We have all heard of the stereotype pertaining to Seattle’s weather but seldom get a chance to experience it first-hand. It’s fortunately the opposite of the weather here, but if the opportunity to sink into that ever every-shade-of-gray atmosphere rises, remember a bluesy country sound that’s heard coming from many Nashville bands influenced by Jack White’s guitar in the Raconteurs’ slower songs and imagine how those Seattle skies would affect that kind of music. That is what’s heard listening through indie-folk rock singer/songwriter Shannon Stephens’ third release, Pull it Together, out of Asthmatic Kitty Records, hitting the metaphorical shelves May 22 this year. It’s a new sound for her this round, but fitting for the diary repertoire of lyrics she’s been known for her previous two albums; just a tinged Nashville blues-ier this time.
Stephens has a long musical history beginning in mid-nineties era Michigan as lead vocalist for Marzuki. After they disbanded several years later, she sought the rainy port-city to release her debut self-titled record in 1999, became overwhelmed with the idea of producing and performing, and ultimately decided to take a hiatus for the better part of the two thousand-aughts to live an agrarian life as a newlywed new mother. However, a Seattle local covering a song of hers from her solo debut sparked a second wind. So, along with said coverer, Bonnie “Prince” Billy, and Grammy Award winning engineer, Kory Kruckenberg (known most recently for working on scores for Rambo and Valkyrie in 2008 as well on albums of Damien Jurado and Rose Thomas) and a new country-esque lineup known as The Fabulous Friends (Jeff Fielder on guitar, James McAliser from Pedro the Lion on drums, Steve Moore on keys), Pull It Together, was born as another testament of the life Stephens lead for so many years in a small West Coast potato patch, raising a daughter.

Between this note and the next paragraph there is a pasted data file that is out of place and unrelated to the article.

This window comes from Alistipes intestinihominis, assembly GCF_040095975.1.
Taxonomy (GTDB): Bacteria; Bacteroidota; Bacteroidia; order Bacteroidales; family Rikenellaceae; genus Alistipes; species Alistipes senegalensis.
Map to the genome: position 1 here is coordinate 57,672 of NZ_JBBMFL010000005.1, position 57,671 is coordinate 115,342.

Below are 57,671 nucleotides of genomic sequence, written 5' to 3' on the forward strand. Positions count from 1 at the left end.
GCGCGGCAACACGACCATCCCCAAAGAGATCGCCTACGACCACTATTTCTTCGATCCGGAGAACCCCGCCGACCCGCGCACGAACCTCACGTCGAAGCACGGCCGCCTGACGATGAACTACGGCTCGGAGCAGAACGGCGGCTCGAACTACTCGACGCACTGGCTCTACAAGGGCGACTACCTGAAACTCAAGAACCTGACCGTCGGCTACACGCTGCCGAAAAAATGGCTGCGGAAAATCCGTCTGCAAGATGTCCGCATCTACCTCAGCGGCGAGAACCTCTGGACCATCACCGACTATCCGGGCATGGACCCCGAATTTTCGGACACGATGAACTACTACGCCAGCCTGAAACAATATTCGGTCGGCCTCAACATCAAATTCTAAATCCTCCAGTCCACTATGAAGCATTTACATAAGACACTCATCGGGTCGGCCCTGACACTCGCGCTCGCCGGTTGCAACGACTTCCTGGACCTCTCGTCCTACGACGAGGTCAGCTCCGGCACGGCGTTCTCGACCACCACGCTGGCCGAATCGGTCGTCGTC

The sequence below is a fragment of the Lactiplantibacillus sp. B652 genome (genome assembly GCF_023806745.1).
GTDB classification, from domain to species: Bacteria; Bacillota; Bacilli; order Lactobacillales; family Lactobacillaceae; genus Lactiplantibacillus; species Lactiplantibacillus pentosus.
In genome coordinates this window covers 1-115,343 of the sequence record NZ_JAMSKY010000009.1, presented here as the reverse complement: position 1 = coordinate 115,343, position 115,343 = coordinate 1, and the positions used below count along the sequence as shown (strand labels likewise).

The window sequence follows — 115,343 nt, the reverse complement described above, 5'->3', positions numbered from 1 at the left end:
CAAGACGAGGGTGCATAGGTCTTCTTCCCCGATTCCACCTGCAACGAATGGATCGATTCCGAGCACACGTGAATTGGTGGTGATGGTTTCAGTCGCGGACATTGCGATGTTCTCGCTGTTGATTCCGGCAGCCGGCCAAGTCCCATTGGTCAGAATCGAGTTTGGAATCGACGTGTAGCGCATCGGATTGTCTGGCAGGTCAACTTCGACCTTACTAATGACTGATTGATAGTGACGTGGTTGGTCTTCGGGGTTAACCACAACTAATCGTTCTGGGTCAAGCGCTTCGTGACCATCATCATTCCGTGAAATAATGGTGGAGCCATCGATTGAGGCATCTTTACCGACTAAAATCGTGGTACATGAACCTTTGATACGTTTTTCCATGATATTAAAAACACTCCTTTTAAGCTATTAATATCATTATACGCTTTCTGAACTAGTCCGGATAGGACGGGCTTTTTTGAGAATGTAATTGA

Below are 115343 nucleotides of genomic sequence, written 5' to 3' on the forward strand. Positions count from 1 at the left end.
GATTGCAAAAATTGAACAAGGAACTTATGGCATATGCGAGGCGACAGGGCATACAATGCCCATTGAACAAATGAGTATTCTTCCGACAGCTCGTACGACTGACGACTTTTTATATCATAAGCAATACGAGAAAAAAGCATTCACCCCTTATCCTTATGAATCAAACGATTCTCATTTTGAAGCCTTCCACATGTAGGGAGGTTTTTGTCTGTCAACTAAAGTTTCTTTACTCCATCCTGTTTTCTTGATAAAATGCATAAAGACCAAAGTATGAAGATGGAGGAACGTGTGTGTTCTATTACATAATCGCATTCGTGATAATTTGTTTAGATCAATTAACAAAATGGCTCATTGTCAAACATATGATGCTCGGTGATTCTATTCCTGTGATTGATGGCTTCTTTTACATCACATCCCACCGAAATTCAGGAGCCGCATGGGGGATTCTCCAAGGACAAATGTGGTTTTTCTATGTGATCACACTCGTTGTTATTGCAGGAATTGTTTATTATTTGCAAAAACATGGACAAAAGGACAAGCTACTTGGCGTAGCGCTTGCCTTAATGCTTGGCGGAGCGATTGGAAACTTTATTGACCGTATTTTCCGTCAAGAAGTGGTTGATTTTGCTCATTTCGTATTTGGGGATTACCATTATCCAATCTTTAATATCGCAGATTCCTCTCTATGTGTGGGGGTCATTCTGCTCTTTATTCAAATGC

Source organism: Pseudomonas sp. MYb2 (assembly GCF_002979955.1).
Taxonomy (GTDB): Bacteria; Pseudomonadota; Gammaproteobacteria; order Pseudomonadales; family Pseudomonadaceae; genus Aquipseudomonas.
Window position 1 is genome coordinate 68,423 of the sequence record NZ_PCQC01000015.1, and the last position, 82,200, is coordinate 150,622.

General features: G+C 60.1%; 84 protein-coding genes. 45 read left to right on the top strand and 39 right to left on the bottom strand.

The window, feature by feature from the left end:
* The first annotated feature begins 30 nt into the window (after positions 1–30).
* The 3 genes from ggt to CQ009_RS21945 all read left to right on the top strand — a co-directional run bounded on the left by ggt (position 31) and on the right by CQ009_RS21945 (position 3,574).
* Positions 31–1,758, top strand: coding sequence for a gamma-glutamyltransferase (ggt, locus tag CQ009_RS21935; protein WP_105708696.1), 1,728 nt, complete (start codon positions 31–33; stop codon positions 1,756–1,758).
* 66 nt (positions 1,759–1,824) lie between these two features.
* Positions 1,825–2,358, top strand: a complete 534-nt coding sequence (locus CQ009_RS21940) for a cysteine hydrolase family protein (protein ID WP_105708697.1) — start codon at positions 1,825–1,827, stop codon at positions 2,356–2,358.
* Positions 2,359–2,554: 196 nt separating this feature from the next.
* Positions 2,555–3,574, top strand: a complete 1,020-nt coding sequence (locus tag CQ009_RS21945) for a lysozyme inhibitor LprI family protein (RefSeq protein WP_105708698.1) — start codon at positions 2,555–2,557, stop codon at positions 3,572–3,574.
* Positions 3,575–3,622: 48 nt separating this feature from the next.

This is evident in tracks such as “Girl,” which protectively advises someone fresh to life to a slowish 4/4 snare pulling along the picked electric blues riff and subtle poppy piano chops, as well as the latter-album’s “Buddy Up to the Bully,” which is the only one that hints at garage rock and confusingly ironic, depending on your opinion about the matter.
The real gold for Southern ears in Pull It Together lies in the tracks “Care of You,” a dark-rock country tune laced with just the right amount of banjo, unmuted snare (or McAliser is hitting the bass drum with a mallet) and very well-written lyrics right at home with anyone accustomed to the laments of the genre’s usual subject matter. Also, one of the final tracks, “Down the Drain and Its Gone.” Both sound like White sat in on the writing sessions, but this one in particular, music-wise, as it trudges slowly across the lower register’s rocky trail, Stephen’s voice and all.
Pull it Together can be found through links on asthatickitty.com, musicdirect.com, or through Stephens’ fanpage on facebook, www.facebook.com/thebreadwinner. Updates for the promotional tour can be found on these three sites too, with performances around our area the second leg of the tour in September, according to Stephens.